To be fair, he backtracked on that one before the election, the ‘hold a competition’ message was well established (but not well reported) before the election in his transport policy. However, I calculate that today’s announcement that bendy buses will get phased out at contract re-award time means he won’t phase any of them out for about a year and won’t phase them all out before the next Mayoral election. In fact, he will go into that election with nearly fifty of the things on the streets every weekday. Should go under flip-flop, I think, along with ‘changing mind on putting Sir Keith Park on the fourth plinth in Trafalgar Square, which is also missed off.

Has “Mr Stop Boris” considered changing his name given the election result?

Though (alas) Boris may be quite capable of stopping himsrlf!

A very confused list as others have suggested.

Rise and Mayors for Peace are only “controversies” amongst a tiny group of left wing bloggers as far as I can see.

Firing McGrath is listed under “bad decisions” supported by a link entitled, erm, “two reasons to fire (him)”.

I still think the “secret stash of over a hundred bottles” of “glittering” wine that turned out to be fewer than 40 bottles of variable quality plonk in a cupboard belongs in there.

Thanks to Sunny for tidying the list up (and indeed for fleshing it out and posting it in the first place!).

I’ll be getting a login to the site myself shortly so at some point this weekend I’ll give the list a bit of an overhaul in the light of some comments here – additional things people have pointed out etc.

On a couple of specific points:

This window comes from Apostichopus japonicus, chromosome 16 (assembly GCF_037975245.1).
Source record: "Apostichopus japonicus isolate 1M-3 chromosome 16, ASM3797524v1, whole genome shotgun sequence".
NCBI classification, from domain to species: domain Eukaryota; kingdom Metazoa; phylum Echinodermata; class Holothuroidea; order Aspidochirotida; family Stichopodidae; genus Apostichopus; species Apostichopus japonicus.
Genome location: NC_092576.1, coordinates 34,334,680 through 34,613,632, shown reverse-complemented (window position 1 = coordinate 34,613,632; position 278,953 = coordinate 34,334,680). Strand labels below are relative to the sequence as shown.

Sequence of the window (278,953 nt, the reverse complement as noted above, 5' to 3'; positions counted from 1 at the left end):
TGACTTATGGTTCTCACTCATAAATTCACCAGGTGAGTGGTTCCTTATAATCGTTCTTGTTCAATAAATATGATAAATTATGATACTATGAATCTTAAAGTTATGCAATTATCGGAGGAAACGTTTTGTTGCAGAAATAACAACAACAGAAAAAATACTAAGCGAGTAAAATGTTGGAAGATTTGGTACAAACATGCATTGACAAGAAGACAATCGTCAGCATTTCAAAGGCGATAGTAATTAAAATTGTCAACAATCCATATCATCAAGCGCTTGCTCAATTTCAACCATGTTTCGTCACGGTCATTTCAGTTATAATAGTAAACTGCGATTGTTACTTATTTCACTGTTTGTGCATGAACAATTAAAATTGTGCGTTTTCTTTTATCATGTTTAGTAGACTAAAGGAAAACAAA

leon: You say gaffopedia, I say gaffopaedia, let’s not call the whole thing off. Chambers has “encyclopedia or encyclopaedia“; strictly speaking, as readers of some of this week’s Guardian letters page may be aware, I think it should be “encyclopædia”. I do like a good diphthong.

cjcjc: any suggestions for a new name for me? The trouble with a name is that once you become known by it, it’s quite hard to change it without people not realising you’re the same person. I think it’s important that I remain accountable for what I’ve said online, as far as possible given my anonymity, so I don’t really want to change it if I can avoid doing so. I do have a new blog called “Pushing the boundary” which I intended to name myself after but in Boris-related contexts it’s quite hard to make that leap and abandon my Boris-stopping (or failure thereof) past. I’m sure this lengthy consideration of my own identity is just the sort of topical, political comment Sunny hoped Liberal Conspiracy would feature when he started it. I’ll shut up now.

Bloody hell, this looks quite long and impressive already.

At this rate, Sunny, you’ll be needing to buy a second server for LC to host the full list by the end of his term.

In his Telegraph column on Tuesday 1st July he moaned about all the paperwork that has to be filled out before hiring some public servants. Then on the Thursday its emerges that he didn’t do enough checks on Ray Lewis.

http://www.telegraph.co.uk/opinion/main.jhtml?xml=/opinion/2008/07/01/do0101.xml

“..anyone who wants to help with grassroots sports coaching must go through an enormous Criminal Records Bureau procedure, and submit to 6in-thick files dictating exactly how the children can be exhorted to do better without hurting their feelings.”